The first thing we saw as we walked through the train station in Salamanca was a sign that read “Salamanca Madre de las Ciencias” which translates to “Salamanca mother of the sciences.” We assume it is referring to the University of Salamanca, which was one of the most important aspects of our time in this city. In addition, Salamanca is called the “golden city” because the tan colors that are seen on most buildings are reflected gold in the light. After a thirty-minute walk, through Plaza Mayor, which people call the “best plaza in all of Salamanca,” we arrived at our hotel, and for the first time, our rooms were ready. When we went into our triple we were very impressed by the size of the room. It even had two bathrooms! We then proceeded to get breakfast across the street; it was the cheapest we have had yet (5€ for coffee and quiche).
The most important part of Salamanca, as was mentioned, is the University of Salamanca (see picture). This university is the oldest in all of Spain. In 202 days the university will be 800 years old! There is a big countdown clock in the middle of the town square. Imagine the celebrations they will have when the university celebrates its 800th birthday!
We had an interesting experience at El Colegio de Anaya. We not only found beautiful architecture yet again, but also found secret passages and strange symbols on the walls. This was all new and exciting to us. But then as we ventured further we discovered the offices of the professors, classrooms, and even dorms. In that moment we realized that this university it is just like our home at Holy Cross except with a little more antiquated architecture.
The architecture of the entire city is amazing but we were particularly impressed with the architecture specific to Salamanca. One of the libraries of the university used to be a house called “La casa de las conchas” and it has physical shells incorporated into the outside wall of the building (See pictures). It is now a library. This is “estilo Isabelino”, a gothic style that is a very typical style of Salamanca. Although the views were amazing, it was the patterns and detail on the buildings that struck us most. There were many interior patios filled with gardens and nature, even in the university itself! It reminded us of a fancier version of the Hoval so of course we had to stop and smell the roses (see picture).
Another important element to the city of Salamanca is “la Rana” or the frog. So of course, we have a little game for you! Can you find the frog on this detailed wall (see picture)? We will give you a second…
Did you find it? If you spotted the frog, legend has it that you will get good grades next semester! Good job! The architect included it as a joke (una broma). What a good joke huh? It took us a very long time to find it but we finally succeeded!
Later in the day we found a park full of workout machines. We had quite a fun time experimenting with the different types of equipment. It was different than anything we were used to! We were thinking of coming to exercise here later. It was a beautiful setting.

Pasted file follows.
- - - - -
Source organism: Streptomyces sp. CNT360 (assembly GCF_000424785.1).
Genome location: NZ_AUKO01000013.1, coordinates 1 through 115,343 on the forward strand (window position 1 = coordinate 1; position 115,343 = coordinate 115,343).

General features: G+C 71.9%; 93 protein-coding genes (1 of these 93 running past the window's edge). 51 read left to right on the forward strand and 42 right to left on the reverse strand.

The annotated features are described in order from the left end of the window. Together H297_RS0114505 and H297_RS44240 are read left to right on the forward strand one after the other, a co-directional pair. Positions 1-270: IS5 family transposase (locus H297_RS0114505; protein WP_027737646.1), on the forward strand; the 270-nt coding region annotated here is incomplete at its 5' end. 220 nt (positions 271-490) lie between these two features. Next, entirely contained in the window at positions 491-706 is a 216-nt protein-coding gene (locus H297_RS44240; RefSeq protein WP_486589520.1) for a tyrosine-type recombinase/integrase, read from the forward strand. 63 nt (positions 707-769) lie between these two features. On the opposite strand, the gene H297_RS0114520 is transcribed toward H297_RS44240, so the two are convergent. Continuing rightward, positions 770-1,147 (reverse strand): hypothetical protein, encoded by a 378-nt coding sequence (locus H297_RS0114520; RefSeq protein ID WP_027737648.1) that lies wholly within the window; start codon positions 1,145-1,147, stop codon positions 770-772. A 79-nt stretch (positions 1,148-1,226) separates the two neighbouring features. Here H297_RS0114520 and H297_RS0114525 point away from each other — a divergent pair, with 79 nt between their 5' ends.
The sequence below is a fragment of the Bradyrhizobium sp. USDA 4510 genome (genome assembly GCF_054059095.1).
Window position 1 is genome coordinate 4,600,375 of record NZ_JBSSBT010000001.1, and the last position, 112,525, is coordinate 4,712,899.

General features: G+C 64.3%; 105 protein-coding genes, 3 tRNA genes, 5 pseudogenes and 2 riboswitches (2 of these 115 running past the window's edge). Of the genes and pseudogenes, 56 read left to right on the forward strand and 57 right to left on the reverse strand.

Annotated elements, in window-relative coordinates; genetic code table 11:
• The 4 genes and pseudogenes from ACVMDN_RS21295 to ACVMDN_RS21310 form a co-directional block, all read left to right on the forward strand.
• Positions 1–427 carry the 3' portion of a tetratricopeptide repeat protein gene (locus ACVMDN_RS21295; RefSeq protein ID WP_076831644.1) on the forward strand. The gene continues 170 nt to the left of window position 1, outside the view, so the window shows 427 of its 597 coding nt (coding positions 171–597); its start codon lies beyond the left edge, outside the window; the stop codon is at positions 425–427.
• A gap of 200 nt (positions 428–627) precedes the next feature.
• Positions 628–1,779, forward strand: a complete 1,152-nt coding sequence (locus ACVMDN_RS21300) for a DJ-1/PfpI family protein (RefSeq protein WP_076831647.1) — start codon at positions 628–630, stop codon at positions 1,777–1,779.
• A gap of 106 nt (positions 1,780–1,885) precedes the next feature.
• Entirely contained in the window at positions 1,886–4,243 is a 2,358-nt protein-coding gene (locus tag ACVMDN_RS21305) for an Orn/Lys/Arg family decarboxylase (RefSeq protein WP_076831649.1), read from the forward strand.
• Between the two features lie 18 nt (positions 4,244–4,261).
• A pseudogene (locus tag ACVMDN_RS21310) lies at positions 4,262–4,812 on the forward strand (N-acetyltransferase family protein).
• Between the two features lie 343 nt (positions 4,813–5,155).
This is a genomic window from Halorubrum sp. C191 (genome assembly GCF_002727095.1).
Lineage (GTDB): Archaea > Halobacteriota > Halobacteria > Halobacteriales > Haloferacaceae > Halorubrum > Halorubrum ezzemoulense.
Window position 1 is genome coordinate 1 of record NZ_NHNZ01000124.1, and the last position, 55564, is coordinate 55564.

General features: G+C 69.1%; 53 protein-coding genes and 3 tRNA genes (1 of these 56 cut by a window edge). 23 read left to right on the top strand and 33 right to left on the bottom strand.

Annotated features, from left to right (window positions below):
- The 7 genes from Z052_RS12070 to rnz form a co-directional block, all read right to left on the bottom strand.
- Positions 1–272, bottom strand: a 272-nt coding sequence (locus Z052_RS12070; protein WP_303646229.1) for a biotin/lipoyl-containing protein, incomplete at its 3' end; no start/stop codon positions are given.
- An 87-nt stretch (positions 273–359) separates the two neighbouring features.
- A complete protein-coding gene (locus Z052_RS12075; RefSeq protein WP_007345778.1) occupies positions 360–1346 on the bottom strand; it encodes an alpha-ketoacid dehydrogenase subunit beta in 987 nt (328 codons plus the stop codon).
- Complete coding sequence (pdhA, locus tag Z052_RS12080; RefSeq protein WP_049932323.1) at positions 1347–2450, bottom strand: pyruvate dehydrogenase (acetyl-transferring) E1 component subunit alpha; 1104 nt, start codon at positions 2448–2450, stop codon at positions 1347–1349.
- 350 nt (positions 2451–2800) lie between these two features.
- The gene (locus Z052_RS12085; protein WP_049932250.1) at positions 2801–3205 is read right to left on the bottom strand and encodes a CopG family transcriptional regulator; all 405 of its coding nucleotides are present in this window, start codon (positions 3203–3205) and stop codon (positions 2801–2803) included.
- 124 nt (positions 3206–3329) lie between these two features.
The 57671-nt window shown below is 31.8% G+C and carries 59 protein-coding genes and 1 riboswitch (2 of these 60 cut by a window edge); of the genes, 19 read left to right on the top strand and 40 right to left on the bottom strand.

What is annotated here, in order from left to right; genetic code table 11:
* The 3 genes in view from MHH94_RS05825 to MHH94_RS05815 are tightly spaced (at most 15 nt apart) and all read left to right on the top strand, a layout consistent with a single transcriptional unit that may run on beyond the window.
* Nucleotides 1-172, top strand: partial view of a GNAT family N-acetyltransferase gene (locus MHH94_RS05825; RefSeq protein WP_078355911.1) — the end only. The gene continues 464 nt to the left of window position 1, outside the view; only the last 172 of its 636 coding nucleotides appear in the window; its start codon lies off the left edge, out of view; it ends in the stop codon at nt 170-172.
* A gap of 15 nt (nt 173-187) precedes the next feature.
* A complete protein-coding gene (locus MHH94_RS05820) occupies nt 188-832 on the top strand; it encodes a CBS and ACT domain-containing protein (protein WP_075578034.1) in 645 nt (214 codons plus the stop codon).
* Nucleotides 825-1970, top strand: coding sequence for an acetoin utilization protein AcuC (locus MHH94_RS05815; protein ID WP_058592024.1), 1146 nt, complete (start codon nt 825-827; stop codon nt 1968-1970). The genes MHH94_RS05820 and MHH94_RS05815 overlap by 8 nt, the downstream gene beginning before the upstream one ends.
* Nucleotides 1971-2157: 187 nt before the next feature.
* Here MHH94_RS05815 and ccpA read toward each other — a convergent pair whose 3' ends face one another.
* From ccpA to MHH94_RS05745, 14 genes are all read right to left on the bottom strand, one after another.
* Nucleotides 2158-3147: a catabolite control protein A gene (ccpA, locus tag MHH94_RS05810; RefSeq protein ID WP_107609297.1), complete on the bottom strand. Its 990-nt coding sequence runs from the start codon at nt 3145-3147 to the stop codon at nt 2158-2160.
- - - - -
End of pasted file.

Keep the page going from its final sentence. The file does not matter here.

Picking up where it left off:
Coincidentally, we were in Salamanca on the day of a major festival of the main part of Salamanca that occurs every year on June 12. On the night of the June 11, there was a spectacular fireworks show at “Puente de Roma” or the Roman bridge. The entire town showed up! We were lost in the sea of the crowd but the show was well worth it. (see pic of crowd and fireworks etc). The fireworks weren’t the only beautiful view. The view of the city was also amazing from our watching spot. We were on top of the world. The next day, the festivities continued with parades of song and dance through the main Plaza Mayor. The costumes and music were mesmerizing (videos/pics). The festival celebrates the city as a whole but they coincidentally placed it on the day of their patron saint, San Juan de Sahagun.
As part of the festival, the annual tapa (small appetizer) contest going on in the city. Each of the participating restaurants –35 in total– sold their tapa of choice for 1.50€ and people could vote for the best one. Profe Lokos and Profe Juan really enjoyed going around trying out the different tapas. A popular/traditional food choice in Salamanca is the chorizo tapa although we did not try it out.
It just so happened that we were in Salamanca on the same day we were to watch “La Cueva de Salamanca.” This so called cave is the home of many legends set in the same place as the play (more than 90 stories surrounding this cave exist). We got the opportunity to see were all these stories are set, and even hear a few of them. As part of the festival, an actor was retelling different legends of the cave every 30 minutes. He started up by telling the audience of around 25 people that the Cave of Salamanca is not really a cave. It a crypt linked to an old church through a narrow set of stairs.
With that said, the man told us the legend of men who studied witchcraft in the cave and were taught by the devil himself. He shared the intricacies of different versions and made metaphors using magic tricks. It was cool to learn about the origins of myths of the cave.